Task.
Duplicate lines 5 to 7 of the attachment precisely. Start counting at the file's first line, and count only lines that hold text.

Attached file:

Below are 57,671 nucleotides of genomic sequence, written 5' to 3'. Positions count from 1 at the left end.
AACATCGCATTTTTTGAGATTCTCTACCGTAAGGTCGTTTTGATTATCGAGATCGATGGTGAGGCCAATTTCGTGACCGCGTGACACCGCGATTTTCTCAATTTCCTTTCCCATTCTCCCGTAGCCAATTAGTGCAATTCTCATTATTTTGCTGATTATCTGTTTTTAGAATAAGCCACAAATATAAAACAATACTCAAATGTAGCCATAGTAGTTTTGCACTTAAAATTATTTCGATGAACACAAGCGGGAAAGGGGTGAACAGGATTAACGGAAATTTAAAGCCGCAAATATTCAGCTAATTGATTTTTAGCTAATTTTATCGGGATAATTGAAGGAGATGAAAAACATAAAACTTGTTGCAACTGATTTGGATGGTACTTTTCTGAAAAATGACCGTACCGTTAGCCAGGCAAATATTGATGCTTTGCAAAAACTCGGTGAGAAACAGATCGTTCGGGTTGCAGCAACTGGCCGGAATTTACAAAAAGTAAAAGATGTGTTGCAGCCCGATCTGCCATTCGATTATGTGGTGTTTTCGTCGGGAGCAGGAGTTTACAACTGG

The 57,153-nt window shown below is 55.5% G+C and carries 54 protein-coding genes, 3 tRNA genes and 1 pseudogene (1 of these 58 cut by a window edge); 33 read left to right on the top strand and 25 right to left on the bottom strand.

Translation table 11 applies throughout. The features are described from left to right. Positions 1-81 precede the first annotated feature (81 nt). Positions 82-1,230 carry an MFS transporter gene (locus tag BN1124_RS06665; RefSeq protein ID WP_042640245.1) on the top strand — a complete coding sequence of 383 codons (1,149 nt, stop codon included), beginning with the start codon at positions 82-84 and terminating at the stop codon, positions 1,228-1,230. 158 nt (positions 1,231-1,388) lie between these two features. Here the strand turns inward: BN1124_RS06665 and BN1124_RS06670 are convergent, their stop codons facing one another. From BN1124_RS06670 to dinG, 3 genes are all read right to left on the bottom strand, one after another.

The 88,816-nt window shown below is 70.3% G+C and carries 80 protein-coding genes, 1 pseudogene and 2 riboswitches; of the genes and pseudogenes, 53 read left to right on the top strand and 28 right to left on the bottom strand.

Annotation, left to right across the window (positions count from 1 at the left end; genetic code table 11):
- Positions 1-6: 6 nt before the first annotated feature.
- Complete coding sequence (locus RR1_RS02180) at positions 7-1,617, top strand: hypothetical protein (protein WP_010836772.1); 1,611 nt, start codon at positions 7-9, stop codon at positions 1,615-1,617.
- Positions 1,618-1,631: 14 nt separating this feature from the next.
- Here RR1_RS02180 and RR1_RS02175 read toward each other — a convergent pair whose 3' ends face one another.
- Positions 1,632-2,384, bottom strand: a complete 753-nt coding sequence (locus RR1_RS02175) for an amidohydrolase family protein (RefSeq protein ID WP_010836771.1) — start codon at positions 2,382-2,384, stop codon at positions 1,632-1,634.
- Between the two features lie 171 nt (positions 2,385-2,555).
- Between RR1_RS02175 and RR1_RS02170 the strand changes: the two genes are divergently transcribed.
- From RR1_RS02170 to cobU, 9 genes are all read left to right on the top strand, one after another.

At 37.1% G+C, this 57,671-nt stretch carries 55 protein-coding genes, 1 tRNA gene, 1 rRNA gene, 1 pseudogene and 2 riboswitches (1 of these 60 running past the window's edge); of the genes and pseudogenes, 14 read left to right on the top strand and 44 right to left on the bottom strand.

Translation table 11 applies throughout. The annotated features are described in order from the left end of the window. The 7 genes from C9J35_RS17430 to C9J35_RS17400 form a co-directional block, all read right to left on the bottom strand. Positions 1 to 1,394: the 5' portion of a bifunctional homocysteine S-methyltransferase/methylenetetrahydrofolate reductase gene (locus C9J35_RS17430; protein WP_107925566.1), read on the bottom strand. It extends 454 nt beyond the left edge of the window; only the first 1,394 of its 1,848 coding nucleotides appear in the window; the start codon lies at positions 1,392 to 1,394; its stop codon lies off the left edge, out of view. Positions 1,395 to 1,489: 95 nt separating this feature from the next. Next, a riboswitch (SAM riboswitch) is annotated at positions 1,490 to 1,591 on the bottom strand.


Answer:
The 88,816-nt window shown below is 70.3% G+C and carries 80 protein-coding genes, 1 pseudogene and 2 riboswitches; of the genes and pseudogenes, 53 read left to right on the top strand and 28 right to left on the bottom strand.

Annotation, left to right across the window (positions count from 1 at the left end; genetic code table 11):
- Positions 1-6: 6 nt before the first annotated feature.